Parliament takes up Copyright Amendment Bill for discussion


The Government has moved for discussion in the Rajya Sabha the Copyright (Amendment) Bill 2010 that is aimed at royalty to musicians and lyricists which was allowed only for music companies or film producers.

Though the amendment bill had been introduced in the Rajya Sabha in April last year to overwrite the bill of 1957, Human Resource Development Minister Kapil Sibal has now brought to the house the amendments made by the Government after the review by the Standing Committee.

According to the amendments approved by the cabinet, the director of a film will have no copyright claims over the film.

The cabinet approved the HRD ministry’s proposal to delete a clause in the Copyright Bill which allowed the film director to claim copyright over the film along with the producer and the author.

The bill proposed that the producer and the principal director shall be treated jointly as the first owner of copyright.

The Parliamentary Standing Committee had recommended that the clause should be deleted following objections raised by film producers, a decision endorsed by the Cabinet.

The union cabinet accepted another recommendation of the standing committee to allow access of material protected under copyright free of cost to disabled persons.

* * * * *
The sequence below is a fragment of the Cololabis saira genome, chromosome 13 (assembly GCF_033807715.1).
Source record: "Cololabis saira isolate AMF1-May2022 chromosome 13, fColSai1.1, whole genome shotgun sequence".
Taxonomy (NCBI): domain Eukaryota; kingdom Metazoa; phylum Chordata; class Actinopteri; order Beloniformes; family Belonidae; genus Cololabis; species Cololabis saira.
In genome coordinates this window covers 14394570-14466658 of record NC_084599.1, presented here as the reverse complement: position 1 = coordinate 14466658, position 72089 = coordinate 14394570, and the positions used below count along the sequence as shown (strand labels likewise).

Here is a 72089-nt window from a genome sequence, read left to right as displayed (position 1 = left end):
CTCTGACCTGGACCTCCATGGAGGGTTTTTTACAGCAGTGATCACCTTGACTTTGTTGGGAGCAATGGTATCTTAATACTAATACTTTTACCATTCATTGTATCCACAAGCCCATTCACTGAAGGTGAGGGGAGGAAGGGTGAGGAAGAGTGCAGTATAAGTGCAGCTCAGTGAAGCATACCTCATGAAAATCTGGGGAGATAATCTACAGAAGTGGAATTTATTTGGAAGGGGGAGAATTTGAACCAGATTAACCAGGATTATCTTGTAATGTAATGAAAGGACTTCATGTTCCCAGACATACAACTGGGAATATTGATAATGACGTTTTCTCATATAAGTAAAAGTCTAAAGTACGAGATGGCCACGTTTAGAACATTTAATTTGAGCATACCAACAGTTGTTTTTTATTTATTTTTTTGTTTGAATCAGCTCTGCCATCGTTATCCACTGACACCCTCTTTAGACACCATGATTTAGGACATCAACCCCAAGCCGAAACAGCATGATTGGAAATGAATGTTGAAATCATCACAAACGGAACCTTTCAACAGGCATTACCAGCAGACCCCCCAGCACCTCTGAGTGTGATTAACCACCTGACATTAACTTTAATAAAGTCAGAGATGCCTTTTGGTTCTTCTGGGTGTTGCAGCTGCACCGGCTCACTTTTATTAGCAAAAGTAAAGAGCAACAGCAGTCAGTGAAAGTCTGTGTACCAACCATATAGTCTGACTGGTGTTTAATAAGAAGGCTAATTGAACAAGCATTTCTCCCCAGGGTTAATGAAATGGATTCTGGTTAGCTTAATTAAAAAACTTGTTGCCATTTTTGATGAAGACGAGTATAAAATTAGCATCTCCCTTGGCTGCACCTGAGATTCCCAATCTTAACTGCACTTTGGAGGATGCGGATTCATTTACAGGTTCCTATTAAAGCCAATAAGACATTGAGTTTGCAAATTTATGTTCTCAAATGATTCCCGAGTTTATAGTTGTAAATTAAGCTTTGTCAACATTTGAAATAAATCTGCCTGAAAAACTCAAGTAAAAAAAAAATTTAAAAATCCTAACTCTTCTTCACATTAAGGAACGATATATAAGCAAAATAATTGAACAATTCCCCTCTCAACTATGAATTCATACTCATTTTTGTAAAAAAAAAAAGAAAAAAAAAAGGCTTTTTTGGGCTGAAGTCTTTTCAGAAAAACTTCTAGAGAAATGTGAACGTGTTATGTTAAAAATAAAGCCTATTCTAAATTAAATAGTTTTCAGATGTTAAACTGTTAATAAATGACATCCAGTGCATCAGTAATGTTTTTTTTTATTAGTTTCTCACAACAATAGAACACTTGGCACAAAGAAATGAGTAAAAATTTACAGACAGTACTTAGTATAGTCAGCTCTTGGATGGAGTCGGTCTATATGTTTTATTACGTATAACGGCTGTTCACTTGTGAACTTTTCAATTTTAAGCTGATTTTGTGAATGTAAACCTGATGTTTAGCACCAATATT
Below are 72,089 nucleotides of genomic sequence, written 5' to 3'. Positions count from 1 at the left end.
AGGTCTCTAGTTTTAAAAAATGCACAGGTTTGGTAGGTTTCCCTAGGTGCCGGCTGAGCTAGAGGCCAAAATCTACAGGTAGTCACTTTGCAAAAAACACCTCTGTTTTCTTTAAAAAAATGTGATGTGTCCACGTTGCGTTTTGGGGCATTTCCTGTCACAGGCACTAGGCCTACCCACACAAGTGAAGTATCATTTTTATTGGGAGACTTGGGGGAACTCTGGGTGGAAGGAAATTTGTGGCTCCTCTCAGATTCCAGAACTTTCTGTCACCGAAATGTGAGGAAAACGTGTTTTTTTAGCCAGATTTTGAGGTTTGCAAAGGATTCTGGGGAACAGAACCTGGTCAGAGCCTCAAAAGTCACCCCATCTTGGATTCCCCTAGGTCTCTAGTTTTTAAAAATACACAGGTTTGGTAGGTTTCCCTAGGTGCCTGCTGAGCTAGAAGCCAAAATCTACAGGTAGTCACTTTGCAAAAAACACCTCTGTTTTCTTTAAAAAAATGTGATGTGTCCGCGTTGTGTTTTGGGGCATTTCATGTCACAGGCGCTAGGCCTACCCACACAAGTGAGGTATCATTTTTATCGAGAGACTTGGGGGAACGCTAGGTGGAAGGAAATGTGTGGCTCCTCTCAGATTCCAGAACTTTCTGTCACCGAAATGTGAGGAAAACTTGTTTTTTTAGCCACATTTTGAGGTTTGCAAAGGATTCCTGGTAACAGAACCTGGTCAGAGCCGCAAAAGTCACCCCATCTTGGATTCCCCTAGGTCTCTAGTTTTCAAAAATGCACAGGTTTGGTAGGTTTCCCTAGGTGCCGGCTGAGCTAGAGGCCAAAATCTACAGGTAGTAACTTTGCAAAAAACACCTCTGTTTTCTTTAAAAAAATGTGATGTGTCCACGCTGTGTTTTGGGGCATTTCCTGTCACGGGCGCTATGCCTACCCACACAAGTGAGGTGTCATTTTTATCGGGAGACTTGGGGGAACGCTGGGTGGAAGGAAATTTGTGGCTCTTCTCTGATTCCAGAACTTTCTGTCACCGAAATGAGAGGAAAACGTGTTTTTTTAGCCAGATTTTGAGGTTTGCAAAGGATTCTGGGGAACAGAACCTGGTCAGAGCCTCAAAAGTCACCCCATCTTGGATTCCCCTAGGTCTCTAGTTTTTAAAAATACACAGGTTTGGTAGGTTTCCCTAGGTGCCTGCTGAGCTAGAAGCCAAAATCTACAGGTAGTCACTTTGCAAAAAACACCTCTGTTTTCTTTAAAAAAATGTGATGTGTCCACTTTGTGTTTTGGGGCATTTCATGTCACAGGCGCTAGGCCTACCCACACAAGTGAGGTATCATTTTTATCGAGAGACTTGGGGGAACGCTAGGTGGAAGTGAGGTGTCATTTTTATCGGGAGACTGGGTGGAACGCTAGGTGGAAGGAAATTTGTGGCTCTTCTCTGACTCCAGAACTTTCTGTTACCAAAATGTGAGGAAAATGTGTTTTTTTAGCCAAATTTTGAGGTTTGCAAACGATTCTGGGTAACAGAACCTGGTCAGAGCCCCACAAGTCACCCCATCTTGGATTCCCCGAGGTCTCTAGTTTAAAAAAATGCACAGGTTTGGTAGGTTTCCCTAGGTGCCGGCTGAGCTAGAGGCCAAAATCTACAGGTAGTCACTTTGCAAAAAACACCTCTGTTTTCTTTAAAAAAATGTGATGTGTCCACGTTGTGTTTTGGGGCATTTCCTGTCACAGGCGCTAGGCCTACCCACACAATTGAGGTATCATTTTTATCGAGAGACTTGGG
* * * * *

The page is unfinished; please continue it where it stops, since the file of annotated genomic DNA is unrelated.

Broadcasters object to changes in Copyright Bill

Television broadcasters have objected to some of the changes in the Copyright (Amendment) Bill 2010 as it has excluded them from the ambit of the statutory licensing provisions.

Broadcasters fear this could lead to legal fights between them and the music content owners. Under the statutory licensing norms, music companies would have had to give them content without any discrimination; the royalties would have been decided by the Copyright Board.

The Bill has been placed in the Rajya Sabha for discussion, after getting the Cabinet nod.

The News Broadcasters Association (NBA) has noted ‘with regret and apprehension’ the changes introduced by the Human Resource Development Ministry in the Copyright (Amendment) Bill 2010.

The NBA said by the change, the provision of statutory licensing has been sought to be restricted only to “radio” and not to other broadcasting media like television.

In a press note, the NBA said this will benefit only vested business interests and act to the serious detriment of the fast growing broadcasting industry.

“These changes are also an attempt by the Ministry to overreach the Parliamentary Standing Committee, which had implicitly accepted the earlier dispensation,” the NBA said in a statement.

The NBA expressed the hope that the Ministry would restore the earlier provision covering all broadcasting media.

Source : Internet Media

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